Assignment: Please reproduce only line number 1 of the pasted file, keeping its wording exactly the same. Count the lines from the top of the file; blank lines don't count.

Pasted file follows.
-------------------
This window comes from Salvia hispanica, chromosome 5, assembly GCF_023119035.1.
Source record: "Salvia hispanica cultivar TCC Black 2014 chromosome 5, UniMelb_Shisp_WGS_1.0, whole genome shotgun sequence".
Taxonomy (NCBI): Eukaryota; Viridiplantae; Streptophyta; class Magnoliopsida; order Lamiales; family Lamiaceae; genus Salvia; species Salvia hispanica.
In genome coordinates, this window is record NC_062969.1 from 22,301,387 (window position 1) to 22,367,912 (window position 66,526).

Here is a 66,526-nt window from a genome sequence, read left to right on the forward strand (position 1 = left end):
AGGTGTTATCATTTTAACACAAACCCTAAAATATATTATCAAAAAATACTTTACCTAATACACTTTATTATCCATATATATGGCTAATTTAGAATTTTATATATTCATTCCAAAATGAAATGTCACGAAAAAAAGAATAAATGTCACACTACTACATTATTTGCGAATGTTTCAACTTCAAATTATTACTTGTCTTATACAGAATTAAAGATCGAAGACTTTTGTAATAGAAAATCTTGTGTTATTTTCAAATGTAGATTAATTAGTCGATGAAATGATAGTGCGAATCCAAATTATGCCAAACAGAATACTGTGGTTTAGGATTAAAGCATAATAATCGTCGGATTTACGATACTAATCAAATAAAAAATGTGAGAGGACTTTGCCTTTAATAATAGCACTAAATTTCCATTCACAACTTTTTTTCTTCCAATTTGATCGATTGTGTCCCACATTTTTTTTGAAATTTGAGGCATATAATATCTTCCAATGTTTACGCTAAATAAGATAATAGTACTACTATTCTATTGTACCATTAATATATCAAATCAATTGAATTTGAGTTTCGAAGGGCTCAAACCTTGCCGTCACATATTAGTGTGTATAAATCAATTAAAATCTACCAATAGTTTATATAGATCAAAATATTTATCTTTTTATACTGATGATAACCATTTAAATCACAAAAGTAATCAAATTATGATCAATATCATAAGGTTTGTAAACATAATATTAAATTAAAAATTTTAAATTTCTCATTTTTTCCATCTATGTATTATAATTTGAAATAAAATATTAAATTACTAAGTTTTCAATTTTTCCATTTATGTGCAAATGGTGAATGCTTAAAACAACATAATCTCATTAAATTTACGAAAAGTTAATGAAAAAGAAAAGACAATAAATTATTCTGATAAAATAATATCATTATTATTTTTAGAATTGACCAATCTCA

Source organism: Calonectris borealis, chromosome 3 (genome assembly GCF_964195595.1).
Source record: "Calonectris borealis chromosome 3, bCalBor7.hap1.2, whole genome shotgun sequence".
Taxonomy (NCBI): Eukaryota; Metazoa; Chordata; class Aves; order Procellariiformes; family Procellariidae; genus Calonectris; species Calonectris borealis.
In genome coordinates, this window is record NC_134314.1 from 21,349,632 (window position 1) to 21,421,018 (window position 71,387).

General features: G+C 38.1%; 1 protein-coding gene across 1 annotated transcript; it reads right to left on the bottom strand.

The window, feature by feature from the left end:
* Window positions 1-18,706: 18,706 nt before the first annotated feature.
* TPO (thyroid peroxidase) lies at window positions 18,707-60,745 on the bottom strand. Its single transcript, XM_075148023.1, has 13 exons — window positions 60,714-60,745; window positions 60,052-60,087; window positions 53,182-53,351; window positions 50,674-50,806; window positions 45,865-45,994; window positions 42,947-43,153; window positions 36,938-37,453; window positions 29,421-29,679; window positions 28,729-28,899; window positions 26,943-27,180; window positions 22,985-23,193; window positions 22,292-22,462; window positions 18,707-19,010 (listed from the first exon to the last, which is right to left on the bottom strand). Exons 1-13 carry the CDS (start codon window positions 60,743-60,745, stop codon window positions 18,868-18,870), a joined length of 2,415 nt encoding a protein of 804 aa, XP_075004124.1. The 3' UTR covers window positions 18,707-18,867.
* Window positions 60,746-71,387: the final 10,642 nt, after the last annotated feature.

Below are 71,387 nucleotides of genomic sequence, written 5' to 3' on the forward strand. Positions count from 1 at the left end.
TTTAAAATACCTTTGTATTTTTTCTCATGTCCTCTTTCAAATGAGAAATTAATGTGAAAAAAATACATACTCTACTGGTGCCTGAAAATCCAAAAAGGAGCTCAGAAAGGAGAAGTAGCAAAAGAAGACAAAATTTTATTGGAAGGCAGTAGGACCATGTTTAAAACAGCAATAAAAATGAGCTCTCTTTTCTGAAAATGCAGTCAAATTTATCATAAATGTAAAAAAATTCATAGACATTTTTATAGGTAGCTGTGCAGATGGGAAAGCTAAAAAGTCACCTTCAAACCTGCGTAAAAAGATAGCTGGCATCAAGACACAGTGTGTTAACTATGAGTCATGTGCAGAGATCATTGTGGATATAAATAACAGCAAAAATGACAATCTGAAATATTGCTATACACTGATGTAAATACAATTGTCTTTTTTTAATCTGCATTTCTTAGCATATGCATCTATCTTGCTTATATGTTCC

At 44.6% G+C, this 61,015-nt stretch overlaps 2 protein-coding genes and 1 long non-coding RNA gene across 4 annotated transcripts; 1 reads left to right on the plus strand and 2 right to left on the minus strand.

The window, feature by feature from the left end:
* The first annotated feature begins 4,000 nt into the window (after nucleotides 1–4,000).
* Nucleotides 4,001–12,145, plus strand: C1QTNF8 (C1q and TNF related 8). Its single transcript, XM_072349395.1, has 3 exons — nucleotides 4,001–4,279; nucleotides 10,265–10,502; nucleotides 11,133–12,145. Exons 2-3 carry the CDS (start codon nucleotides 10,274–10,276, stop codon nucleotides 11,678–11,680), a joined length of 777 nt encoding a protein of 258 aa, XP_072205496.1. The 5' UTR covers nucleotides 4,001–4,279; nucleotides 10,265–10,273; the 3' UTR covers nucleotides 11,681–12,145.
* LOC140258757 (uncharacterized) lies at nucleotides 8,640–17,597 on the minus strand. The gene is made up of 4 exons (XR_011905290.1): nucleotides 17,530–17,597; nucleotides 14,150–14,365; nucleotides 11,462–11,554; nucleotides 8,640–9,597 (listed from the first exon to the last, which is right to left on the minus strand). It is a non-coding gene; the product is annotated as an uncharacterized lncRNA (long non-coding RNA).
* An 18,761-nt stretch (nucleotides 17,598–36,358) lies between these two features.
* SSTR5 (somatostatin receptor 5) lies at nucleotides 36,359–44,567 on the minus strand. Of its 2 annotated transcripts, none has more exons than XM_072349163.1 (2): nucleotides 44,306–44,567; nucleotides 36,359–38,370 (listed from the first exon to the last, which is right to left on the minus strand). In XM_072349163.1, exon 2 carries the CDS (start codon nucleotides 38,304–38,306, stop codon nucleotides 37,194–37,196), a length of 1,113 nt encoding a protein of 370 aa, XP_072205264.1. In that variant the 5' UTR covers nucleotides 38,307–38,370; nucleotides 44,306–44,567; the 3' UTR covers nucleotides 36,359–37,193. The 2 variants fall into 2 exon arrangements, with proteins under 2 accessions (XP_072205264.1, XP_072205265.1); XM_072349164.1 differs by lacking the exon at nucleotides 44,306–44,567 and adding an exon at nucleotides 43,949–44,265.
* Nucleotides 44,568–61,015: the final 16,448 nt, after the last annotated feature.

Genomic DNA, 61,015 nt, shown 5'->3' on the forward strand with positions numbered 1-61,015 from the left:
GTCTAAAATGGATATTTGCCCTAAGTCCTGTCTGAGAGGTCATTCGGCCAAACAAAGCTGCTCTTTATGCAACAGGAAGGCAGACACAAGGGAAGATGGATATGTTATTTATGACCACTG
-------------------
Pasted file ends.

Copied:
This window comes from Salvia hispanica, chromosome 5, assembly GCF_023119035.1.